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Is it Time to Put the Arts on the Dole?

America's deep economic recession has devastated cultural organizations. Attendance is lagging at many performances as people cut their spending and stay home. And big donations, which are culture's lifeblood, are down as well.

The result is tangible and, to many, tragic. Entire performing arts companies - including the Baltimore, Maryland, Opera, and the Milwaukee, Wisconsin, Shakespeare Theater Company - have shut down for lack of funds. Others in a segment of the economy that employs almost 6 million people have announced layoffs and are trimming productions and plans for new facilities.

The Obama Administration's economic-stimulus package does include $50 million for the National Endowment for the Arts. The NEA dispenses grants to arts projects that it deems worthy. But that's a shaky proposition to those who need funding now to survive. Some stimulus money is aimed at infrastructure improvements, but upgrading a theater won't necessarily put paying customers into it.

Calls for a new WPA are increasing. WPA is short for the Works Progress Administration, a national program that employed more than 8 million struggling writers, actors and artists during America's Great Depression of the 1930s. Some really were starving artists. Federal writers produced a series of state guidebooks that are now considered Americana classics. Plays continued, thanks to the Federal Theater Project. And a Treasury Department program sent in muralists to dress up post offices and federal buildings, including one that became our own VOA headquarters here in Washington, D.C.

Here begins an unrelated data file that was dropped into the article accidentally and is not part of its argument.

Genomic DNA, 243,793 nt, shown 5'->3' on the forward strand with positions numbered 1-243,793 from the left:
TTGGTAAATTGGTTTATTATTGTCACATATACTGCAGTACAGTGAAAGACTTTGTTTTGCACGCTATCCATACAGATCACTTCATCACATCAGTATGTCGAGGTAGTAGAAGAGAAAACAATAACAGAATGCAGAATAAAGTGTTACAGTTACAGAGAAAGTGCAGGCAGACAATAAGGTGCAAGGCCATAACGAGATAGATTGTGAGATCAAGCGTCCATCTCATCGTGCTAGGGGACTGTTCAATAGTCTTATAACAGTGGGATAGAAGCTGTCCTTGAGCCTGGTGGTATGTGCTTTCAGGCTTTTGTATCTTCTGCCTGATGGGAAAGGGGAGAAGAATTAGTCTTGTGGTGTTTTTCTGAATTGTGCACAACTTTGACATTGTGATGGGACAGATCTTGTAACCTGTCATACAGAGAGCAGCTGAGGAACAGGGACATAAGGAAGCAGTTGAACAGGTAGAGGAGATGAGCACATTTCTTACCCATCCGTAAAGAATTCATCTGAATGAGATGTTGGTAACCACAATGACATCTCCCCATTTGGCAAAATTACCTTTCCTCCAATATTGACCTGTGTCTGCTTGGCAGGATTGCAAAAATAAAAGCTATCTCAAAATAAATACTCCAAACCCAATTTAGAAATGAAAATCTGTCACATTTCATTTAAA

A few of the theatrical productions stirred so much political controversy that Congress stopped funding the WPA in 1939.

But some of the greatest artists of the 20th century, including writer Ralph Ellison and actor-director Orson Welles, owed their survival to government checks. And those who support the arts now think it's time for Uncle Sam to rescue struggling artists, dancers, writers and actors once again.

Read more of Ted's personal reflections and stories from the road on his blog, Ted Landphair's America.